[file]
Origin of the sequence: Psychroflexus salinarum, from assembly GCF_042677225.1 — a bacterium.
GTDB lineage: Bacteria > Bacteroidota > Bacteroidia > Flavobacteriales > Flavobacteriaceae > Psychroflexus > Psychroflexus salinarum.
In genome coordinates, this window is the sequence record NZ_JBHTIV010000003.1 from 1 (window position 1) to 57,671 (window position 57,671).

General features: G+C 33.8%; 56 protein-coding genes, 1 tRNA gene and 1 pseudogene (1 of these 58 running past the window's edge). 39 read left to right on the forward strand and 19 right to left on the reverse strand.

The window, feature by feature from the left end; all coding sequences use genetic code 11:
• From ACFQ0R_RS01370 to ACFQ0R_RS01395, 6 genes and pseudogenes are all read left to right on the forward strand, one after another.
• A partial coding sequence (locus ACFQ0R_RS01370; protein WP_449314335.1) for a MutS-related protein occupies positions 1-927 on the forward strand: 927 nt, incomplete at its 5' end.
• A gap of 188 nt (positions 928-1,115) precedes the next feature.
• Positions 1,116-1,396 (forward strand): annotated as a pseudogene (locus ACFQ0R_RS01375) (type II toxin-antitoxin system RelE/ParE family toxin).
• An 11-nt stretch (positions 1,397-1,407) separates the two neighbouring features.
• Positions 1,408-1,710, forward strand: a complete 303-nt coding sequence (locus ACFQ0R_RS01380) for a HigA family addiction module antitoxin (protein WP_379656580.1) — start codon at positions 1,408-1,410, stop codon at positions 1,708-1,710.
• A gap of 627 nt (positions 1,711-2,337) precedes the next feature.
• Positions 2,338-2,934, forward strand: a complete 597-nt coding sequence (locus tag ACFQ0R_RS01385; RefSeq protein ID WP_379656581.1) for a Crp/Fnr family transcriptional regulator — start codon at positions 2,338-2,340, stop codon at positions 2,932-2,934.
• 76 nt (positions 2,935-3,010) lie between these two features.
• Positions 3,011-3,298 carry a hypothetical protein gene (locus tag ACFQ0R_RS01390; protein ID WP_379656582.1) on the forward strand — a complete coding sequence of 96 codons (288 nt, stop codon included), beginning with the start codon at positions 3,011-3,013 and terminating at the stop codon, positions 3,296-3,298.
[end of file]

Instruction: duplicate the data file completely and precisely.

Origin of the sequence: Psychroflexus salinarum, from assembly GCF_042677225.1 — a bacterium.
GTDB lineage: Bacteria > Bacteroidota > Bacteroidia > Flavobacteriales > Flavobacteriaceae > Psychroflexus > Psychroflexus salinarum.
In genome coordinates, this window is the sequence record NZ_JBHTIV010000003.1 from 1 (window position 1) to 57,671 (window position 57,671).

General features: G+C 33.8%; 56 protein-coding genes, 1 tRNA gene and 1 pseudogene (1 of these 58 running past the window's edge). 39 read left to right on the forward strand and 19 right to left on the reverse strand.

The window, feature by feature from the left end; all coding sequences use genetic code 11:
• From ACFQ0R_RS01370 to ACFQ0R_RS01395, 6 genes and pseudogenes are all read left to right on the forward strand, one after another.
• A partial coding sequence (locus ACFQ0R_RS01370; protein WP_449314335.1) for a MutS-related protein occupies positions 1-927 on the forward strand: 927 nt, incomplete at its 5' end.
• A gap of 188 nt (positions 928-1,115) precedes the next feature.
• Positions 1,116-1,396 (forward strand): annotated as a pseudogene (locus ACFQ0R_RS01375) (type II toxin-antitoxin system RelE/ParE family toxin).
• An 11-nt stretch (positions 1,397-1,407) separates the two neighbouring features.
• Positions 1,408-1,710, forward strand: a complete 303-nt coding sequence (locus ACFQ0R_RS01380) for a HigA family addiction module antitoxin (protein WP_379656580.1) — start codon at positions 1,408-1,410, stop codon at positions 1,708-1,710.
• A gap of 627 nt (positions 1,711-2,337) precedes the next feature.
• Positions 2,338-2,934, forward strand: a complete 597-nt coding sequence (locus tag ACFQ0R_RS01385; RefSeq protein ID WP_379656581.1) for a Crp/Fnr family transcriptional regulator — start codon at positions 2,338-2,340, stop codon at positions 2,932-2,934.
• 76 nt (positions 2,935-3,010) lie between these two features.
• Positions 3,011-3,298 carry a hypothetical protein gene (locus tag ACFQ0R_RS01390; protein ID WP_379656582.1) on the forward strand — a complete coding sequence of 96 codons (288 nt, stop codon included), beginning with the start codon at positions 3,011-3,013 and terminating at the stop codon, positions 3,296-3,298.